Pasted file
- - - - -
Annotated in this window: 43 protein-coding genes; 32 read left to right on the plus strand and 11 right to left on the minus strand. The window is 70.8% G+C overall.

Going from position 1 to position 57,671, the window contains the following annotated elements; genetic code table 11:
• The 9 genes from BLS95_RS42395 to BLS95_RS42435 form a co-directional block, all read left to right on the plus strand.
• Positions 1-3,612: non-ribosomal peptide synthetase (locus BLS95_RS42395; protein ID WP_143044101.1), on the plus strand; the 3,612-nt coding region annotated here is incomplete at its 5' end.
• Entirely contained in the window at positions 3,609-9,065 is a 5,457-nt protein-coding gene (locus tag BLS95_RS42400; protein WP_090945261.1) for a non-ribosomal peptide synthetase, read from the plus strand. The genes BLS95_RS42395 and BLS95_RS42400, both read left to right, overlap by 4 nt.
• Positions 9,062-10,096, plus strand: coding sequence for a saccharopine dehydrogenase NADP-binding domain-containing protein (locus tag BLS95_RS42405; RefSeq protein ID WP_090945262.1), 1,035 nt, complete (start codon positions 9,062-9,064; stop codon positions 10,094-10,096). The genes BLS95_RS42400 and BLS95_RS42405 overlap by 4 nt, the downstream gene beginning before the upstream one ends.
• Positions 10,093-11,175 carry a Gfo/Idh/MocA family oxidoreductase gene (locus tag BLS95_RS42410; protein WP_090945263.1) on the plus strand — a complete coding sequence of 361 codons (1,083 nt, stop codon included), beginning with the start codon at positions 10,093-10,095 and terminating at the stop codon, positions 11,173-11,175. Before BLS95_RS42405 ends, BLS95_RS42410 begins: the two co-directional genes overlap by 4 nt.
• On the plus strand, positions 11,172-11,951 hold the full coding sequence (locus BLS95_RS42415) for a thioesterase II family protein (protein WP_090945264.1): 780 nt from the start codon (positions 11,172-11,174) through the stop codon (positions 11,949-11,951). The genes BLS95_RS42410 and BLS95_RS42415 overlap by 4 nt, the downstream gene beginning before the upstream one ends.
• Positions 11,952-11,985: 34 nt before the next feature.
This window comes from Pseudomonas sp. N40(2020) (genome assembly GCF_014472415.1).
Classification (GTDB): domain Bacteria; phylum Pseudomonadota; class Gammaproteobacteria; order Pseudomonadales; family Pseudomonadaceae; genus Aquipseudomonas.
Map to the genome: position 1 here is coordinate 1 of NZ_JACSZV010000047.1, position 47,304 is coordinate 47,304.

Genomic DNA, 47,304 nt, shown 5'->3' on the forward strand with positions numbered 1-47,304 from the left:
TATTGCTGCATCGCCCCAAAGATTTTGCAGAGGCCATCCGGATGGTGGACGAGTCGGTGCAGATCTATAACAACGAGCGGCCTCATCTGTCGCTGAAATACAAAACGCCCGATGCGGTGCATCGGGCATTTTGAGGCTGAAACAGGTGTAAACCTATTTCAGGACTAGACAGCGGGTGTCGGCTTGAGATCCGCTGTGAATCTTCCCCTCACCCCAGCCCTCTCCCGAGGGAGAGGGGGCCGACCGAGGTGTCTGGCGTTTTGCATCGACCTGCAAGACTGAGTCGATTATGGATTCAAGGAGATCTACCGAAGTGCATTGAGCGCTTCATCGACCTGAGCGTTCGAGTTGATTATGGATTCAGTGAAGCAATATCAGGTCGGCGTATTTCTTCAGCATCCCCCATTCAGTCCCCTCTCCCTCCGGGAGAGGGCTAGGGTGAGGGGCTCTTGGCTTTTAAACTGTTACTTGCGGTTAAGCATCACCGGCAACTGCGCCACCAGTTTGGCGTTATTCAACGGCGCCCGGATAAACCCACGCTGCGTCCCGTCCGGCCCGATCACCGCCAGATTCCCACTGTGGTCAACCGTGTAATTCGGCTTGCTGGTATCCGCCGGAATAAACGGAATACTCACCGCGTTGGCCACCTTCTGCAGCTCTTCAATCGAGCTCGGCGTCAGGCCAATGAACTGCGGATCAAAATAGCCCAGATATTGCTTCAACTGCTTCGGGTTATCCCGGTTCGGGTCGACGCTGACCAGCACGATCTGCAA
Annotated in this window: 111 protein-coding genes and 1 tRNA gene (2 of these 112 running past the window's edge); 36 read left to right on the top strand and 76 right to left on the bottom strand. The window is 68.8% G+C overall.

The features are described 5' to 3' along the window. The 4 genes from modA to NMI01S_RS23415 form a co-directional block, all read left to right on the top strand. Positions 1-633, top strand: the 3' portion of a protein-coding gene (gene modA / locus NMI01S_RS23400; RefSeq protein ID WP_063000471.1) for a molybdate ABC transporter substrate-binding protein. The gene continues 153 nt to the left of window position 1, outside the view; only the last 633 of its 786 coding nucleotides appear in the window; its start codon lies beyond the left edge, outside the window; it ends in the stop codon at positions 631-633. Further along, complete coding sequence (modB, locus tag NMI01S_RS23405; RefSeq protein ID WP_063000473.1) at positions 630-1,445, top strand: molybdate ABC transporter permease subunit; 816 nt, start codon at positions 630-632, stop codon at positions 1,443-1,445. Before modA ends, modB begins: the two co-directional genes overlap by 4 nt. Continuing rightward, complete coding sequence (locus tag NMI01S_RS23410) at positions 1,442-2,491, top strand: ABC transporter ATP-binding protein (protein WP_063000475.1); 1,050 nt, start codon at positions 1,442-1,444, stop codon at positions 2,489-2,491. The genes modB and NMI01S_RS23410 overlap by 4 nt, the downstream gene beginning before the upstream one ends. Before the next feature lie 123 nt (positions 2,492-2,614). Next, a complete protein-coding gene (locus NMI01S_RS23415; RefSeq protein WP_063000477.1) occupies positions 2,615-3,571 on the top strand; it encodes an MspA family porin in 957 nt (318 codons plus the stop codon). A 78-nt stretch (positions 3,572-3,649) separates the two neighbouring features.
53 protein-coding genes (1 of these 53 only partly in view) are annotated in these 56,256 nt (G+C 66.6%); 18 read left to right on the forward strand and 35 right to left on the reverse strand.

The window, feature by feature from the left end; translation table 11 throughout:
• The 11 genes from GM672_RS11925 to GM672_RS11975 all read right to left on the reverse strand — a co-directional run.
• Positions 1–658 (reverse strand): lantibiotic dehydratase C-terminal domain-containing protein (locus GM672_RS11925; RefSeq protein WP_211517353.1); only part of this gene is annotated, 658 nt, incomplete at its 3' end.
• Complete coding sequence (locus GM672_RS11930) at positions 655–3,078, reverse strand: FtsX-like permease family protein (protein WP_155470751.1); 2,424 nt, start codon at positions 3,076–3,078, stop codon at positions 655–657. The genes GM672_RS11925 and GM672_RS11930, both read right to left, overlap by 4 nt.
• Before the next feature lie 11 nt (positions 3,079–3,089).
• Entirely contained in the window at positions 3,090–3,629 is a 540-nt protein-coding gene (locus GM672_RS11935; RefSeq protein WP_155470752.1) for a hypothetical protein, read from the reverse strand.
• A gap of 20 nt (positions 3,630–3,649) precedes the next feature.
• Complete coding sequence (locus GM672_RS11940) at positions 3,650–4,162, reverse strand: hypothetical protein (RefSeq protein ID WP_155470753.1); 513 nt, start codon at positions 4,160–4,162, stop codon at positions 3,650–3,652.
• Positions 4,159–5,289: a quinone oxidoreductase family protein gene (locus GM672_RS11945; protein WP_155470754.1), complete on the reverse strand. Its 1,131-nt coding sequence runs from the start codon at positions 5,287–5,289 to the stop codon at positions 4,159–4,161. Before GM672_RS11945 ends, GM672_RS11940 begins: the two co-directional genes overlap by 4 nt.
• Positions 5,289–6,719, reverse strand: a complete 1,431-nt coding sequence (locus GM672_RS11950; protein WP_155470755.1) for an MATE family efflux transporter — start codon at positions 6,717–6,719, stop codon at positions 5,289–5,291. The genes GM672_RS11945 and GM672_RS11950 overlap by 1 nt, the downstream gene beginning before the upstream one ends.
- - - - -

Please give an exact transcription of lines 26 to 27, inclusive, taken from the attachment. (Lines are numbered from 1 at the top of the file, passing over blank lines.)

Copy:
• Positions 4,159–5,289: a quinone oxidoreductase family protein gene (locus GM672_RS11945; protein WP_155470754.1), complete on the reverse strand. Its 1,131-nt coding sequence runs from the start codon at positions 5,287–5,289 to the stop codon at positions 4,159–4,161. Before GM672_RS11945 ends, GM672_RS11940 begins: the two co-directional genes overlap by 4 nt.
• Positions 5,289–6,719, reverse strand: a complete 1,431-nt coding sequence (locus GM672_RS11950; protein WP_155470755.1) for an MATE family efflux transporter — start codon at positions 6,717–6,719, stop codon at positions 5,289–5,291. The genes GM672_RS11945 and GM672_RS11950 overlap by 1 nt, the downstream gene beginning before the upstream one ends.